Looking for some solid advice on developing yourself as an artist? My friend Sam Adoquei has just published a new book called How Successful Artists Study. Sam is a fantastic painter and teacher, with a long and successful career in both areas. His book is full of insightful, thought-provoking advice for artists of all levels on how to move forward as professional artists. Some of the topics he covers include the stages of artistic development, finding a mentor, drawing, color, style, taste, and so much more. It's also loaded with dozens of wonderful paintings by Sam and many other contemporary and historical masters. I recommend adding this book to your art library by contacting Sam directly through his website ( or ordering from Amazon.

Wednesday, February 3, 2010

How Do You Make Your Art Personal?

I had a really interesting conversation with my dear friend and art guru Tina last night, which brought up a lot of questions in my mind. We were talking about the qualities that make some works of art feel really personal, as if they came right from the artist's heart. What are those qualities? When I think of the pieces that move me the most, it's rarely the degree of realism or the technical proficiency demonstrated by the artist. But what are those elusive qualities?

This brought us to another point of discussion: What questions should an artist ask herself or himself while painting, especially when finishing a painting, that will make the work truly personal and meaningful? Obviously, the questions What did I want to say with this? and Have I effectively said it? must be asked. But what else?

I'm curious to hear your ideas!!

Thursday, January 28, 2010

When Technique Becomes Gimmick

I think we all enjoy discovering new techniques, and when we find one that yields great results we love to use it again and again. It's especially easy to do with watercolors because that adaptive medium lends itself to so many innovative paint applications. Personally, I'm in love with the palette knife--I can find so many ways to use it to add texture to my oil paint.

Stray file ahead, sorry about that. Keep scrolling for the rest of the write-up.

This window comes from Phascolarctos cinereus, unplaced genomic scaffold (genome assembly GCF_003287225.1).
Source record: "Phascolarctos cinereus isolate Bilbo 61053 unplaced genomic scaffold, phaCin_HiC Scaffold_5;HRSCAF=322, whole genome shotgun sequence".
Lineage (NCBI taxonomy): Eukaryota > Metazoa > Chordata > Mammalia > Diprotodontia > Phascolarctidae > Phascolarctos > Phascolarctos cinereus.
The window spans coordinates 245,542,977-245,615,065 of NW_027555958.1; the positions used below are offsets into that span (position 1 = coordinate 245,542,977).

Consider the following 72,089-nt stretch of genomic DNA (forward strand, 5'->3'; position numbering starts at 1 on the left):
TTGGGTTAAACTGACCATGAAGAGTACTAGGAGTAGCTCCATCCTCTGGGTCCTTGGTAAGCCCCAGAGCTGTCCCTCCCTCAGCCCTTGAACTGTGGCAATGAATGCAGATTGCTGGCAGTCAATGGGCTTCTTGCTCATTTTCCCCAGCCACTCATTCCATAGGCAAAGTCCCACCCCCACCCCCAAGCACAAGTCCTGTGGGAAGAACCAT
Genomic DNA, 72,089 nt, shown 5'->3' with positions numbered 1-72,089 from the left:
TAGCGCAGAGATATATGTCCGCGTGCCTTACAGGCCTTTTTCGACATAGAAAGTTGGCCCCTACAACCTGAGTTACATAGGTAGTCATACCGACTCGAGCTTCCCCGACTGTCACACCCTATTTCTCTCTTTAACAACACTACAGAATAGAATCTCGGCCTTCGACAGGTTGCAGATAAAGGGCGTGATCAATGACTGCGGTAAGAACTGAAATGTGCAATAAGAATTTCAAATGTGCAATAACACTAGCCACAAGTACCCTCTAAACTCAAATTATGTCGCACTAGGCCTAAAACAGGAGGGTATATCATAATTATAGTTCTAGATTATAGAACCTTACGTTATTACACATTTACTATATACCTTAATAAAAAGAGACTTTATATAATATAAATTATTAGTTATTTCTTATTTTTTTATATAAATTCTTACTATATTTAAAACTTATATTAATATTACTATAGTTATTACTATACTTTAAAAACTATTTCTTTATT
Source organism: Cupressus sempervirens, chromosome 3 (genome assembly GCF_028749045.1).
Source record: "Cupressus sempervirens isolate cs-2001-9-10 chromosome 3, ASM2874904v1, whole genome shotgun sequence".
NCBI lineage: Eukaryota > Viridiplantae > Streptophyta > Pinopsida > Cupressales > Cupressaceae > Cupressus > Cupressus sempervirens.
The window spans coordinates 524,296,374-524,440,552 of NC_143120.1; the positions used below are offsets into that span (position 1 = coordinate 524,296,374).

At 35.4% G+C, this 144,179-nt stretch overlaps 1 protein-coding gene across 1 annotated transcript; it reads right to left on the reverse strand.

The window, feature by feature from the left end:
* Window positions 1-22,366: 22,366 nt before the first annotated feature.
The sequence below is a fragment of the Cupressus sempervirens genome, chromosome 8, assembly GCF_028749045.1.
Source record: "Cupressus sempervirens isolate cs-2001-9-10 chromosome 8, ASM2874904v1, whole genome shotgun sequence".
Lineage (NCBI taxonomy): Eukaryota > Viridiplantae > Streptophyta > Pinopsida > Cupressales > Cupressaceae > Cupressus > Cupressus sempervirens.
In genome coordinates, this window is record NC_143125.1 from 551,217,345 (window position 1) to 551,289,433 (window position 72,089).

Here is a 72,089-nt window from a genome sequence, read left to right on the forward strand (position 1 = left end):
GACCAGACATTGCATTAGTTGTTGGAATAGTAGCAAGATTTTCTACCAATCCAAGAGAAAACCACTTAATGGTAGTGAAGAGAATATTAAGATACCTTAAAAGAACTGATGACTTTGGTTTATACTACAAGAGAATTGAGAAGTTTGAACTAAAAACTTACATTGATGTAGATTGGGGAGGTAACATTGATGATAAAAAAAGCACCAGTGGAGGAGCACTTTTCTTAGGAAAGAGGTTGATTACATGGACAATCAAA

Awhile back, though, someone said that my reliance on palette knife work had reached the point of being a gimmick. What?! Me?! Gimmicky?! I was mortified to think that my work was becoming cliche. I immediately stopped using the tool I loved, and pushed myself to explore other techniques.

Recently, however, I picked up my beloved palette knife once again, only with a new depth of meaning. Without going into a lot of detail, I feel that this tool and the ways I'm using it actually contribute to the content and message of my paintings. The technique has purpose beyond making the surface look more interesting. And that, I've decided, is what will keep any technique from becoming a gimmick.

Friday, January 22, 2010

To Life, To Life, L'Chaim

Artists are natural-born observers, and from our observations we make art. But that doesn't mean we can sit on the sidelines, only observing. We have to immerse ourselves, dive in, get dirty, wade through all life's many complications to make truly great art. Barbara Kingsolver says it best in her new novel The Lacuna when she has Frida Kahlo say these words: "[An artist] needs to go rub his soul against life." 

All that life has brought me I'm thankful for. I've rubbed my soul against it, and I'm ready to make some art. You?

Tuesday, January 12, 2010

Words to Ponder

I just wanted to check in with everyone and say hi! Still working on setting up the new apartment and studio. I'm going to need better lighting. Any ideas? And before I go, here's a good quote to consider:

A sincere artist is not one who makes a faithful attempt to put on to canvas what is in front of him, but one who tries to create something which is, in itself, a living thing.
--William Dobell